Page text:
Once, she said, Nakesha had each student invent a holiday and write about how it would be celebrated, the values it promoted and what artifacts would be involved.

“She was one of the foundational people,” said Ms. Bevevino, now an assistant professor of French and Latin at the University of Minnesota, Morris, “that really cared about how we were doing and how we thought about the world.”

In 1996, after three years, Nakesha abruptly left Sewickley. Neither Ms. Bevevino nor anyone else could recall her giving a clear reason for her departure.

Nakesha drifted over the next decade, moving among family members and friends and holding odd jobs, working as a sales clerk at Victoria’s Secret and as a bridge toll collector. She took computer software courses, and a writing class at Temple University in Philadelphia, where she wrote the essay about her mother’s death. Hints of her mental illness began to surface.

In 1997, Ms. Burton and her husband invited Nakesha to live with them in Hancock, Mass., a short distance from Williams College, where Nakesha found administrative work in the dance department. The couple had been concerned that Nakesha had quit her teaching job, and they sensed that something was not right. One day, Ms. Burton said, she arrived home to find all the curtains drawn. Nakesha said she believed someone had followed her home.

After a few months, Nakesha decided to move to New York, against the advice of Ms. Burton and her husband. “What could we do?” Ms. Burton said. “She was an adult.”

By the summer of 1998, Nakesha was living in Fort Greene, Brooklyn, with Anim Steel, a former college classmate. Mr. Steel had been captivated by Nakesha when they first met at Williams, writing in his journal, “I’ve never met anyone like her.”

In Brooklyn, they shopped together, played kickball and visited the Statue of Liberty for Nakesha’s birthday. But Nakesha was having bouts of anxiety, Mr. Steel said, and he found a therapist who agreed to see her on a pro bono basis.

The therapy did not last; Mr. Steel moved to Boston at the end of the summer, and Nakesha stopped seeing the doctor. She moved in with another friend, Greg Holland, a paralegal and friend from high school, who she once described as being “like a brother.”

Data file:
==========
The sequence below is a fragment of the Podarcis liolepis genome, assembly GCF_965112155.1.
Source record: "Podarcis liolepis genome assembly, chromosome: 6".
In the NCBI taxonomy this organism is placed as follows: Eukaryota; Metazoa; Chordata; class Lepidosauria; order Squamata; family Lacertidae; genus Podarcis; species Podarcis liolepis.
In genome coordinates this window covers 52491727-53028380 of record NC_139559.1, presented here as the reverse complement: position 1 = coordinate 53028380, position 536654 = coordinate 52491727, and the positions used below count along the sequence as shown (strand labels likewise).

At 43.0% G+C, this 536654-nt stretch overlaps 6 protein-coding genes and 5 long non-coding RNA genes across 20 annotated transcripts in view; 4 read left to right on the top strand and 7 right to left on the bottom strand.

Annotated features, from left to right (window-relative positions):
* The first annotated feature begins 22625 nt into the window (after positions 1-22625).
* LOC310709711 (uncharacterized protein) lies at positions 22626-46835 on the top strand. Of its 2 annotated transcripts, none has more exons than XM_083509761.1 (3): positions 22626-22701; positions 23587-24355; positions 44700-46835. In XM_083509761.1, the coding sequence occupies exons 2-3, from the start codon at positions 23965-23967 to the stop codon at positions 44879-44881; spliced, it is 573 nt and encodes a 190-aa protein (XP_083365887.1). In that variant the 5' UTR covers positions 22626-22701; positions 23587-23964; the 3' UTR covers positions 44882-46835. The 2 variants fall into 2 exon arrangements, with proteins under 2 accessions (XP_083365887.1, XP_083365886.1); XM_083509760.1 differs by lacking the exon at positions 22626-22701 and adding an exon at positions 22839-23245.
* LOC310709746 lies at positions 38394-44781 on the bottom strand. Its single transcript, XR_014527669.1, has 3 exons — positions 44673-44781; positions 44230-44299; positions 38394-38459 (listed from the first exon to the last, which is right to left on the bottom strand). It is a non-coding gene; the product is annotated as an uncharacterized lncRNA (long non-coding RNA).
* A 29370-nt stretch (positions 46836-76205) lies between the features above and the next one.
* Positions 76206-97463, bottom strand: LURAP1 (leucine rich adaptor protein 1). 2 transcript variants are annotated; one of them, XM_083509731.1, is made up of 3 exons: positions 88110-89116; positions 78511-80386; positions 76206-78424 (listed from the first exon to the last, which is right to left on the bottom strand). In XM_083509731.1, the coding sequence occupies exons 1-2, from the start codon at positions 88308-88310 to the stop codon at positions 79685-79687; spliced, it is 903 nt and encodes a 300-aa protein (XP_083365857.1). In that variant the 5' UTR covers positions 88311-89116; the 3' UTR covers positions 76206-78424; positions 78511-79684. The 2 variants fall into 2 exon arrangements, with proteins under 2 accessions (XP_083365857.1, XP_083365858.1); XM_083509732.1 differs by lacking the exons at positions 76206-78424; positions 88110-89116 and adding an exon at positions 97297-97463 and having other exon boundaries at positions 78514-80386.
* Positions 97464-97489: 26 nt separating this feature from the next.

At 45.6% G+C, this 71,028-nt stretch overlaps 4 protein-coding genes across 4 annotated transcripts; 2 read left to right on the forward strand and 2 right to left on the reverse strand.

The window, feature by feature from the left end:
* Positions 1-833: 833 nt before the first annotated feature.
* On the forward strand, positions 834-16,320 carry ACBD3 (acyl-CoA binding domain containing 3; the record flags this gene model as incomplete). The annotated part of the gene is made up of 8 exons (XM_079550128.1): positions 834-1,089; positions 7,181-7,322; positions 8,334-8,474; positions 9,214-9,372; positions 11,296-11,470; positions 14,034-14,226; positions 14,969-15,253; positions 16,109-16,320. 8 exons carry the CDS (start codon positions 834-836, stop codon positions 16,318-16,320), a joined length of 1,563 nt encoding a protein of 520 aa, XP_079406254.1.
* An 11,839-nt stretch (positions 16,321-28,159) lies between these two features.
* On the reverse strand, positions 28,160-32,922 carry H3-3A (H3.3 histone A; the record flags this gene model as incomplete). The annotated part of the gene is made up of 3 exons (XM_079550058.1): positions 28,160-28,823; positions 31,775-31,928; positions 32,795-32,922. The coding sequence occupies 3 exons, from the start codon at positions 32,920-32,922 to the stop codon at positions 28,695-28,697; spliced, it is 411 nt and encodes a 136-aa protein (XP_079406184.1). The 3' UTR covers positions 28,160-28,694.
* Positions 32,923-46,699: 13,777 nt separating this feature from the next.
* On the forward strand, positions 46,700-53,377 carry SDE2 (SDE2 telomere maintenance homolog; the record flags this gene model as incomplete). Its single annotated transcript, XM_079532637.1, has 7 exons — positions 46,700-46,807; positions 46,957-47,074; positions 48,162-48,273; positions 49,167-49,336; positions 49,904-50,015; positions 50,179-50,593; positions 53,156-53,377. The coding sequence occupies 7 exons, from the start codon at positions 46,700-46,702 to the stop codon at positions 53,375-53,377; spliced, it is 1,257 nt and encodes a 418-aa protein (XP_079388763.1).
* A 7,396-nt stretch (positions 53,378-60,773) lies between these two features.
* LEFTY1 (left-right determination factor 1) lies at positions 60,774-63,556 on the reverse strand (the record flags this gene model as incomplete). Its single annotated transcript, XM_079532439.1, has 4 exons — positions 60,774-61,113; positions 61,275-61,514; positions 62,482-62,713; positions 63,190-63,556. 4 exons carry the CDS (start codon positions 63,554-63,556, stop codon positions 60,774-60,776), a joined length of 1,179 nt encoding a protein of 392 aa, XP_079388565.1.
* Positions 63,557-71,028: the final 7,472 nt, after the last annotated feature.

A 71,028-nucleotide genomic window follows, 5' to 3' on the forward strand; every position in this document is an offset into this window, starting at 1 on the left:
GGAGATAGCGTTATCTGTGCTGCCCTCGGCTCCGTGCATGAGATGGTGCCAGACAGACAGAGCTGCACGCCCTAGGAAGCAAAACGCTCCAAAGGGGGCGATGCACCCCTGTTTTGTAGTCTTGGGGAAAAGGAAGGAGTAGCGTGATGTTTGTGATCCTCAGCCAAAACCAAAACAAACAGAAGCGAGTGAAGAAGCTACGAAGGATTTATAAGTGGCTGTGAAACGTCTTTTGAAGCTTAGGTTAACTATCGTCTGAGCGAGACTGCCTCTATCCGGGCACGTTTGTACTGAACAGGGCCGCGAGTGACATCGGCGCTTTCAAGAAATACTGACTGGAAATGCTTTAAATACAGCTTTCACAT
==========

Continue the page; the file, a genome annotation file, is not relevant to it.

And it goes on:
After about two years, Mr. Holland recalled, Nakesha began claiming that the C.I.A. was looking for her. She stopped working and paying her share of the rent. She moved back to New Jersey, first staying with her father and then with other relatives. Her erratic behavior continued, and she began to cut off family members.

In the summer of 2001, a former college classmate, Joan Rocklin, invited Nakesha to dinner in Manhattan. As first-year students at Williams, they lived across the hall from each other, and had remained friends. Ms. Rocklin was planning to move to teach at the University of Oregon School of Law and wanted to see Nakesha before leaving.

As they relaxed in Ms. Rocklin’s apartment, Nakesha mentioned that she had found messages in books she was reading. Ms. Rocklin assumed Nakesha meant certain books had seemed meaningful to her; she was disturbed to learn that Nakesha meant actual written messages.

Nakesha moved a few years later to Philadelphia, where she taught at an adult literacy center. Her supervisor recalled her as a talented teacher but said she began talking to herself and complaining that people were stealing from her, and she eventually left the job without collecting her last paycheck.

It was in November 2006 that Ms. Rocklin received the first in a stream of emails from Nakesha.

“Hey Joan, What’s going on?” Nakesha wrote. “I’m stuck in California right now.”

Nakesha said she was “stranded” with no address and could be reached through the Los Angeles library system.

Ms. Rocklin responded that she cared about Nakesha and was worried “whether you have shelter at night and whether you are getting enough food.”

Nakesha, then 36, replied that she was “not exactly homeless,” but was in “a wandering, unstable state that is sad at best.”

‘I’m Not Homeless’

Ms. Rocklin continued to receive Nakesha’s emails, which were sometimes copied to politicians and others. She complained that the Los Angeles police had been harassing her and that she needed clean clothes, and money for food. She described picking up pennies on the sidewalk. “I think I now have a whole 35 cents at my disposal,” she wrote.

She said that her eating habits depended on whether she could find free samples somewhere, or a church that served food after services. She said that her feet were blistered, sore and bleeding, and that walking was painful.

“The socks are disgusting, the tights have holes and runs, and I have no winter jacket and it’s cold here at night now,” she wrote.

Ms. Rocklin consulted with a psychiatrist in Los Angeles, collecting the names and numbers of shelters, clinics and a hospital, which she forwarded to Nakesha.

“When we were in college together,” Ms. Rocklin wrote, “I was always impressed by how bright, creative and resourceful you were. There are resources in West Hollywood and people who can help you. Please reach out to them.”

Nakesha thanked her, saying the information seemed “meant for the homeless.”

“I’m not homeless,” she said.